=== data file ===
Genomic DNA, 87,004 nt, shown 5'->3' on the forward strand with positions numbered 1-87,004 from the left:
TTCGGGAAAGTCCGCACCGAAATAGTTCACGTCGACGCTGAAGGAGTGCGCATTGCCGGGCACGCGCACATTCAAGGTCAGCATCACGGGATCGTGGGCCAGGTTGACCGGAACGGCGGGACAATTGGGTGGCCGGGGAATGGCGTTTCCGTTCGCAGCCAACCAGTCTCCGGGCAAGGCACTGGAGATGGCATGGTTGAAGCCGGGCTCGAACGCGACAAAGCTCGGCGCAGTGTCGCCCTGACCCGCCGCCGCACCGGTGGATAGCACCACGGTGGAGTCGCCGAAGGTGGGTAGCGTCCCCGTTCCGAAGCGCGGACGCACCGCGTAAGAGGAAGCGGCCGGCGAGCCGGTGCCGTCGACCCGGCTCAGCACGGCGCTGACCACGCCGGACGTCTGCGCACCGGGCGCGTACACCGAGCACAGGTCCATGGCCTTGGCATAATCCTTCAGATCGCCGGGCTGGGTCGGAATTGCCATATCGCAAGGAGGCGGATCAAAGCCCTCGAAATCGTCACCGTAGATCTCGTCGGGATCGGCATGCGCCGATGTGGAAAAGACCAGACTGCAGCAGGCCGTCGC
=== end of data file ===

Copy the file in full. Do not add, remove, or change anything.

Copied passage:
Genomic DNA, 87,004 nt, shown 5'->3' on the forward strand with positions numbered 1-87,004 from the left:
TTCGGGAAAGTCCGCACCGAAATAGTTCACGTCGACGCTGAAGGAGTGCGCATTGCCGGGCACGCGCACATTCAAGGTCAGCATCACGGGATCGTGGGCCAGGTTGACCGGAACGGCGGGACAATTGGGTGGCCGGGGAATGGCGTTTCCGTTCGCAGCCAACCAGTCTCCGGGCAAGGCACTGGAGATGGCATGGTTGAAGCCGGGCTCGAACGCGACAAAGCTCGGCGCAGTGTCGCCCTGACCCGCCGCCGCACCGGTGGATAGCACCACGGTGGAGTCGCCGAAGGTGGGTAGCGTCCCCGTTCCGAAGCGCGGACGCACCGCGTAAGAGGAAGCGGCCGGCGAGCCGGTGCCGTCGACCCGGCTCAGCACGGCGCTGACCACGCCGGACGTCTGCGCACCGGGCGCGTACACCGAGCACAGGTCCATGGCCTTGGCATAATCCTTCAGATCGCCGGGCTGGGTCGGAATTGCCATATCGCAAGGAGGCGGATCAAAGCCCTCGAAATCGTCACCGTAGATCTCGTCGGGATCGGCATGCGCCGATGTGGAAAAGACCAGACTGCAGCAGGCCGTCGC